Being out in the countryside with my dogs gives me time to think. I’ve learnt the pleasure of solitude without being lonely, and that’s a good feeling for me.

Welcome to "Man with two dogs" - the family website for dog owners and dog walkers.

This is my countryside diary which appears each Saturday in the Dundee Courier newspaper.

Harvest leftovers

January 4th, 2014

A PLUMP siskin, readily identified as a cock bird from its black crowned head, has been a regular visitor feeding almost exclusively on the niger seeds we put out.

The winter plumage of these small finches often fades to olive-green similar to a greenfinch but the conspicuous yellow stripe above the eyes, and on the wings and at the base of the forked tail, really leave no doubt. Our visitor is a particularly handsome specimen with striking yellow colouring.

Another black-headed visitor, to the peanuts, is a female great spotted woodpecker. Both sexes have scarlet rumps but the male has a scarlet crown and nape.

Despite the daily parade of chaffinches, more siskins, coal tits and house sparrows – I hardly hear them called spuggies these days – fighting over the peanut and seed feeders, the garden song birds haven’t been so dependent on the feeders as in past years.

It’s been a relatively open winter – so far – and there’s plenty of food available from seed heads, hedgerow berries and woodland nuts, left over from last year’s abundant natural harvest.

Some of our visitors are fussy eaters. I watch them picking out the seeds they prefer and discarding the rest on the grass below. This suits the blackbirds and robins, and the starlings and collared doves too, which are all ground feeders.

Twice I’ve disturbed a heron fishing in the stream that runs past the house. There are no fish in it but there may be enough of the small invertebrates they like to be worth an occasional visit.

Herons eat small mammals and frogs too. The frogs ought to be hibernating but perhaps temperatures have risen high enough some days to fool them into thinking it’s an early spring and time to be on the move again.

I hoped to have seen song thrushes back in the garden, and heard the mistle thrush’s bold song ringing out from the topmost branches of some old beech tree – but nothing so far.

Alastair Wilson responded (December 31, Letters) to my proposition last week that we should exercise a measure of predator control where a predator species, buzzards, puts at risk a quarry species, red squirrels.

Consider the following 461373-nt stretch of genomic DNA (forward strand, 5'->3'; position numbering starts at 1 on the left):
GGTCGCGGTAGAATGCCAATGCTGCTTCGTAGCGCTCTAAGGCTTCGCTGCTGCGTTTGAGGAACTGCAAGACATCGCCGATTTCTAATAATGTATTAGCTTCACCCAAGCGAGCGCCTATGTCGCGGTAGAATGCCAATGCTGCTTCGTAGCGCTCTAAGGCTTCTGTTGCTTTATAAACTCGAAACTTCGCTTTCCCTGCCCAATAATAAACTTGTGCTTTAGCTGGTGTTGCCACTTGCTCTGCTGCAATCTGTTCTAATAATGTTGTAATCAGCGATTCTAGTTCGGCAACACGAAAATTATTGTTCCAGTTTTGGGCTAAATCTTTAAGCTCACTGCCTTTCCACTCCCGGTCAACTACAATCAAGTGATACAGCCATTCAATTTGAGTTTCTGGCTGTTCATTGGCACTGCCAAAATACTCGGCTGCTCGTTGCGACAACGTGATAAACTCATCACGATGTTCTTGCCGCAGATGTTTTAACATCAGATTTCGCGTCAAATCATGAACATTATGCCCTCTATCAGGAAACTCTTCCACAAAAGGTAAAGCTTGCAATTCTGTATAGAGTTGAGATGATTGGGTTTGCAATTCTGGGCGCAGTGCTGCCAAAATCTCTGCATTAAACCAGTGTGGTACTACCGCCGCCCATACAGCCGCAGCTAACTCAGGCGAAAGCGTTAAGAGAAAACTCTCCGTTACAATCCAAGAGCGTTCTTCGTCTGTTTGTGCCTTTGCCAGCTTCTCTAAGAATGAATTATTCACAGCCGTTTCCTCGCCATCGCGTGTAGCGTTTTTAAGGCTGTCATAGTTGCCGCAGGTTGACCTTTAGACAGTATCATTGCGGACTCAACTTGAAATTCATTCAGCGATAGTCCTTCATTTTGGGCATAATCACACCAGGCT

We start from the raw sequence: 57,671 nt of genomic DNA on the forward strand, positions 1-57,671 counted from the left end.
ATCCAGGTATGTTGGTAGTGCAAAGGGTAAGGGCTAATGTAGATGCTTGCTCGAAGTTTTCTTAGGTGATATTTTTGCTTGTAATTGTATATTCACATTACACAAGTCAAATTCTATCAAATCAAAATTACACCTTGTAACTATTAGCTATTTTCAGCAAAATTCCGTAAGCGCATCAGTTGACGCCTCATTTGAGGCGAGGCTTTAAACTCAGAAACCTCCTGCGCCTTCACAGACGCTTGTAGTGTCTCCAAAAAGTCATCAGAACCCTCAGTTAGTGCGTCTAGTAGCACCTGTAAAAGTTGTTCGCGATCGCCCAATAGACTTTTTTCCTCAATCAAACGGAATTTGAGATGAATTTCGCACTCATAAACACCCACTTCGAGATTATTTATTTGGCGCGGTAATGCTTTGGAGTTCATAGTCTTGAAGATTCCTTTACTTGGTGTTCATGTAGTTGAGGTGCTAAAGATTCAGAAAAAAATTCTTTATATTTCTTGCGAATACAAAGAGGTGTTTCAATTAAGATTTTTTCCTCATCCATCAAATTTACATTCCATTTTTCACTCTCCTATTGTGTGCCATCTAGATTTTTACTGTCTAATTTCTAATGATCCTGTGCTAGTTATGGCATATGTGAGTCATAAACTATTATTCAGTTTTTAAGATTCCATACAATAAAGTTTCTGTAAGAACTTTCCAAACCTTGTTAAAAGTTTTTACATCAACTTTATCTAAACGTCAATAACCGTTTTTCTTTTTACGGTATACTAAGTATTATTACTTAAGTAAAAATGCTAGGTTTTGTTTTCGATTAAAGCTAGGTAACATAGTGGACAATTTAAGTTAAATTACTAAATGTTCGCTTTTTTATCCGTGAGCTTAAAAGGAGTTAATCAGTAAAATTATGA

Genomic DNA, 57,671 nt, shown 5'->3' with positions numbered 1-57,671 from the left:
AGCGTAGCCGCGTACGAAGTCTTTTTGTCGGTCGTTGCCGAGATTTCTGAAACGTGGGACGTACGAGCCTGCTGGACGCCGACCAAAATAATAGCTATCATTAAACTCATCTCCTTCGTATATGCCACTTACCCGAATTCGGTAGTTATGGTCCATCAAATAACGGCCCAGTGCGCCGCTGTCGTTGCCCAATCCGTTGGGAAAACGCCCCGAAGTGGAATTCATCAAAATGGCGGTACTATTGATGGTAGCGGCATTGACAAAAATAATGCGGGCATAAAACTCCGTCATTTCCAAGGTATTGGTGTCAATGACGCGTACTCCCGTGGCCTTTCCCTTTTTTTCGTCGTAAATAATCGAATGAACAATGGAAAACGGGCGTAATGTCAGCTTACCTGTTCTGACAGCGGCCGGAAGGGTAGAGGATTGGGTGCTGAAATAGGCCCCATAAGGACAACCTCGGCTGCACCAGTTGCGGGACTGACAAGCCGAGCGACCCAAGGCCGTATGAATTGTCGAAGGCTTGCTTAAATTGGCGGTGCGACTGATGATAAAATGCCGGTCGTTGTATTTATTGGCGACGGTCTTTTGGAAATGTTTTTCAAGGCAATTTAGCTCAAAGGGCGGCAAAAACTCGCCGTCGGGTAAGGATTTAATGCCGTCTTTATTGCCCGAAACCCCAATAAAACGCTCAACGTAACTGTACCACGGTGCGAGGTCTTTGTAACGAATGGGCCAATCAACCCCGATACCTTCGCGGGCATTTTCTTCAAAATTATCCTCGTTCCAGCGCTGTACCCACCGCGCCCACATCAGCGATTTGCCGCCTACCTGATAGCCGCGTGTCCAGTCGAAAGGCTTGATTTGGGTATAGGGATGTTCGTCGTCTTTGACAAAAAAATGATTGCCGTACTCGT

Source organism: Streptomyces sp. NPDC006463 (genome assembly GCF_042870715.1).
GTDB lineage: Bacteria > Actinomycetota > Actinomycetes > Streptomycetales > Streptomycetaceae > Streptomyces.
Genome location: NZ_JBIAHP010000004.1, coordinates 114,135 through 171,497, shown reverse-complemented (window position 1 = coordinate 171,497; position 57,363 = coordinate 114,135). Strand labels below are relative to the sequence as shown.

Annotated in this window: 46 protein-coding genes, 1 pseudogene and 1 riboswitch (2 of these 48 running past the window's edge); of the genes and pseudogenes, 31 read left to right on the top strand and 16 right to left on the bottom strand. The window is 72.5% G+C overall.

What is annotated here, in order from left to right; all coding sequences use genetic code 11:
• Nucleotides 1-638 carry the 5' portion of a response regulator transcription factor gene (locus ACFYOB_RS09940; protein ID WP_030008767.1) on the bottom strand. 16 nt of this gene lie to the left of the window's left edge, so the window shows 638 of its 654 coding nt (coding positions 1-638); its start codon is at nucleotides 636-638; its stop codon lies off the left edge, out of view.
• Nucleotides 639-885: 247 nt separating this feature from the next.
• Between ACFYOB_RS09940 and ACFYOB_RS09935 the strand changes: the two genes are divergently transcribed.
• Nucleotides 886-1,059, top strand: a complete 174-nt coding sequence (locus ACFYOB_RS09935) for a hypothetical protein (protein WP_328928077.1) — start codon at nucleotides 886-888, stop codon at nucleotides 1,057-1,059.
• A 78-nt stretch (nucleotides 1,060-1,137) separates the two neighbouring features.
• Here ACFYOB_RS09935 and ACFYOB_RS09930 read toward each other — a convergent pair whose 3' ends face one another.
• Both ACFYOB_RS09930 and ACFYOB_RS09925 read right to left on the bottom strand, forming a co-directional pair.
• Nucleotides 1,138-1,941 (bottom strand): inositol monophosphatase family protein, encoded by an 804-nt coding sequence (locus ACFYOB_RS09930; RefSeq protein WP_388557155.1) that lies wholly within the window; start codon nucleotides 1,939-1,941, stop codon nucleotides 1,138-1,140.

His answer, in part, was to restore the squirrels’ natural pine habitat which I readily support (as also control of the non-native grey squirrels which are a real risk to our native species).

However the area I am familiar with, and had in mind when I wrote my comments, is that around Edzell, The Burn at the foot of Glenesk, and the Lang Stracht where there are sizeable mature coniferous woodlands. The complaints I’m hearing are local to these areas and there seems little doubt that red squirrels are being heavily targeted by buzzards.

His further comments that the most vocal proponents of predator control are those who have no interest in re-establishing the natural landscape for fear of harming estates’ income are irrelevant to the point I was making, for I have no estate whose income might be harmed.

Can’t help thinking it was an unfair generalisation anyway. My experience of estate owners is that they are very aware of, and work hard to maintain a balance between the need to be productive and provide an income, and the needs of active conservation. They willingly spend a proportion of that income on habitat management and the rest of us benefit from their enthusiasm for wildlife and the countryside.

Last weekend we were invaded by son James and his family plus Sybil, their Jack Russell. Grandson James and Rosie, his Jack Russell, were already staying. With the Doyenne and me, Inka and Macbeth, our wee hoose was fair busting at the seams.

Sunday, you’ll recall, it was warm enough to be spring and the haill unseemly crew bundled into cars and went for a walk along Kinnaber beach at the north end of Montrose Bay.

I pondered what the collective noun for dogs is. There’s kennel or pack, of course, but where’s the romance in that? I rather like mute or sleuth of hounds, but as I watched our lot running free across the sand, leading each other on to a sort of collective canine daftness, I realised the word I wanted was guddle.

We had a guddle of dogs.

Written on Saturday, January 4th, 2014 at 10:46 am for Weekly.